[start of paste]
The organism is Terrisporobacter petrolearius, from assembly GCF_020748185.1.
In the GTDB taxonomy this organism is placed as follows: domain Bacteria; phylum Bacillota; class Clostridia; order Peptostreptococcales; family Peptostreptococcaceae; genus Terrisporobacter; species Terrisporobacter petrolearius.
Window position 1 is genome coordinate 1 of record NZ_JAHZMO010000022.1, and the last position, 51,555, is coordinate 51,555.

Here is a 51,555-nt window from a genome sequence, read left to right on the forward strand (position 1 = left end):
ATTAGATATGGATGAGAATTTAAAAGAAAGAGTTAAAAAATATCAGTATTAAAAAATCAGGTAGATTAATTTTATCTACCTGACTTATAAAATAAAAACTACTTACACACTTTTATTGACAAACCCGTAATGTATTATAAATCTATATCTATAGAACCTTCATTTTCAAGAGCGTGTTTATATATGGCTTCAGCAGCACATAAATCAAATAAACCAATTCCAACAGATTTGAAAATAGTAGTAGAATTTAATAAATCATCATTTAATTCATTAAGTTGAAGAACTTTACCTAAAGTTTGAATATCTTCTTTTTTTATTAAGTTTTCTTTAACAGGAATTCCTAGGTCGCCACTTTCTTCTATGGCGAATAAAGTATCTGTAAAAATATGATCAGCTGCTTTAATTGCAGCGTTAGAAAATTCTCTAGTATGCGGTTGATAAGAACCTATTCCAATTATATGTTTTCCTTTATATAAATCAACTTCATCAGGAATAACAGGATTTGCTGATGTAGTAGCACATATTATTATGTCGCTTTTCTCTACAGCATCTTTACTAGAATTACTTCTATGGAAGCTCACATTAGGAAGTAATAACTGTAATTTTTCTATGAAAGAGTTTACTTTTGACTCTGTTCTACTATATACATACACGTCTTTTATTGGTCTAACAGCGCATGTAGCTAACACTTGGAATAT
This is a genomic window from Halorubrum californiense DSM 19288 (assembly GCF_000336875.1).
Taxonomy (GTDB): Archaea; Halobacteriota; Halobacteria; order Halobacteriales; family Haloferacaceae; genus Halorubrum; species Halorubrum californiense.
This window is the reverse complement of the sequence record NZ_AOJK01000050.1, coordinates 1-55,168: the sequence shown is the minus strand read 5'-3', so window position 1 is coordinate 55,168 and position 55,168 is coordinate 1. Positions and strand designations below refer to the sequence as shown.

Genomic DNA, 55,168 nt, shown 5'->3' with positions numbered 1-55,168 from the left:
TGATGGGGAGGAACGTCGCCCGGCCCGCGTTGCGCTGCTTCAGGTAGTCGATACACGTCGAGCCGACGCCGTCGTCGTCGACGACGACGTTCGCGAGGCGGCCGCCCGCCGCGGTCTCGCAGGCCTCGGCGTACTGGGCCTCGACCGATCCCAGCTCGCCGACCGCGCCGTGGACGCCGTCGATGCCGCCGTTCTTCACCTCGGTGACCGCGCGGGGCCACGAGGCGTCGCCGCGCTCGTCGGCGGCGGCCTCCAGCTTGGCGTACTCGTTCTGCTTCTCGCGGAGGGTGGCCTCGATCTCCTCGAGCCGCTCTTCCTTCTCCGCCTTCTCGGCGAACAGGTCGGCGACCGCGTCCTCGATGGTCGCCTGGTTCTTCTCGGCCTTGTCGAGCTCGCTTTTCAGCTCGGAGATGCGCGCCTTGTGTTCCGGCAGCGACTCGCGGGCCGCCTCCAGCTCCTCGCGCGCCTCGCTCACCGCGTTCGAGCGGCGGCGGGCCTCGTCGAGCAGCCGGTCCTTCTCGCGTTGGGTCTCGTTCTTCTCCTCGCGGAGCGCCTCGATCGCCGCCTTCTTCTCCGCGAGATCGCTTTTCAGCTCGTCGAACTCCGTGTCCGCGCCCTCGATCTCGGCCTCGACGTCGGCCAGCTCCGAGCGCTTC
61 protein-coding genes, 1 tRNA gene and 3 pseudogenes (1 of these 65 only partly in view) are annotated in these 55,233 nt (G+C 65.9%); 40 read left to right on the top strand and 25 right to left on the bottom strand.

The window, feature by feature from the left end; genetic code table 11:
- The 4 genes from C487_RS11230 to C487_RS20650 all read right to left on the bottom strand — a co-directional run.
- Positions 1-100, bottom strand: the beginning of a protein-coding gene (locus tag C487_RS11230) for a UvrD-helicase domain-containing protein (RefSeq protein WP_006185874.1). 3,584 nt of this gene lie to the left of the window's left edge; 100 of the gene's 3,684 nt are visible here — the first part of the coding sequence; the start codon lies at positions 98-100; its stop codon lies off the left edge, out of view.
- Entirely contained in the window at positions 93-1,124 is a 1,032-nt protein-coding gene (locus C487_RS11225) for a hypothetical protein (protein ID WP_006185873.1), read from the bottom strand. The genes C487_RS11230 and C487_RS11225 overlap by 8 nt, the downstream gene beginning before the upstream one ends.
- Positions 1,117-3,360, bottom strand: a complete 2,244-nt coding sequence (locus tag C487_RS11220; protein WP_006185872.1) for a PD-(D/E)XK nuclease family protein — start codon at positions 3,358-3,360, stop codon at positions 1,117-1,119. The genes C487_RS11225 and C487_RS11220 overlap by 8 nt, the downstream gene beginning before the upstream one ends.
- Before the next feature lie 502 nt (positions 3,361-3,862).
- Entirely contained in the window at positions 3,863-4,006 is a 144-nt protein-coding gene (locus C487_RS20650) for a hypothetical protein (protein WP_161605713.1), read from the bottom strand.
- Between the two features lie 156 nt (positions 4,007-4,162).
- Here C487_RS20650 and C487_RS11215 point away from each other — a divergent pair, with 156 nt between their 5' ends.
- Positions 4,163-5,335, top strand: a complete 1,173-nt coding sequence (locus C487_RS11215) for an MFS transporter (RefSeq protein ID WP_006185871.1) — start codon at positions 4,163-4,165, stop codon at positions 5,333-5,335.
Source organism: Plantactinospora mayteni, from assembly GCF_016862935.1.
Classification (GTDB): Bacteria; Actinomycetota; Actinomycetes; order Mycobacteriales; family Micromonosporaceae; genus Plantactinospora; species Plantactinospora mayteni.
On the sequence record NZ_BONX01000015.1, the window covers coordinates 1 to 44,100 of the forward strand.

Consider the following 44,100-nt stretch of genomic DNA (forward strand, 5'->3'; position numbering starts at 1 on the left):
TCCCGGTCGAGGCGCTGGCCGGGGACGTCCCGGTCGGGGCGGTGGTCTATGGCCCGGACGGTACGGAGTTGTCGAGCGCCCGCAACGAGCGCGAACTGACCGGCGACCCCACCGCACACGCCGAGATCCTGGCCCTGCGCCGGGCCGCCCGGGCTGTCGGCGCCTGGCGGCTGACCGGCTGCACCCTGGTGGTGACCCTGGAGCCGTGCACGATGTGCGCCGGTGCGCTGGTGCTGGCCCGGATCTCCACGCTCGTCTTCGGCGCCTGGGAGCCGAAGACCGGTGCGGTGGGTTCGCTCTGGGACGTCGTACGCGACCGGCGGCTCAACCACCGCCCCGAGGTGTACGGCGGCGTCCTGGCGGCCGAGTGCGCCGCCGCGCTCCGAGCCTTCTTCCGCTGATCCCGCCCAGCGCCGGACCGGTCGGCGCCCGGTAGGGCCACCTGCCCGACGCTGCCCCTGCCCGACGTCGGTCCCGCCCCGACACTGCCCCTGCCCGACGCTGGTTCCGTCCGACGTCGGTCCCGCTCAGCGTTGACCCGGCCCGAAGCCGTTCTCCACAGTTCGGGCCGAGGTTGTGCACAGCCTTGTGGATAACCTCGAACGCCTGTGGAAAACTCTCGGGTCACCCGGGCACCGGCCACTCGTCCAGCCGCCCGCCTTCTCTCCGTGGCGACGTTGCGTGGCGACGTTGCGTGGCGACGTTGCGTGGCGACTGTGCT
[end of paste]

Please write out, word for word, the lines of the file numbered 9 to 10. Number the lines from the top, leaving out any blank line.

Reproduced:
Genomic DNA, 55,168 nt, shown 5'->3' with positions numbered 1-55,168 from the left:
TGATGGGGAGGAACGTCGCCCGGCCCGCGTTGCGCTGCTTCAGGTAGTCGATACACGTCGAGCCGACGCCGTCGTCGTCGACGACGACGTTCGCGAGGCGGCCGCCCGCCGCGGTCTCGCAGGCCTCGGCGTACTGGGCCTCGACCGATCCCAGCTCGCCGACCGCGCCGTGGACGCCGTCGATGCCGCCGTTCTTCACCTCGGTGACCGCGCGGGGCCACGAGGCGTCGCCGCGCTCGTCGGCGGCGGCCTCCAGCTTGGCGTACTCGTTCTGCTTCTCGCGGAGGGTGGCCTCGATCTCCTCGAGCCGCTCTTCCTTCTCCGCCTTCTCGGCGAACAGGTCGGCGACCGCGTCCTCGATGGTCGCCTGGTTCTTCTCGGCCTTGTCGAGCTCGCTTTTCAGCTCGGAGATGCGCGCCTTGTGTTCCGGCAGCGACTCGCGGGCCGCCTCCAGCTCCTCGCGCGCCTCGCTCACCGCGTTCGAGCGGCGGCGGGCCTCGTCGAGCAGCCGGTCCTTCTCGCGTTGGGTCTCGTTCTTCTCCTCGCGGAGCGCCTCGATCGCCGCCTTCTTCTCCGCGAGATCGCTTTTCAGCTCGTCGAACTCCGTGTCCGCGCCCTCGATCTCGGCCTCGACGTCGGCCAGCTCCGAGCGCTTC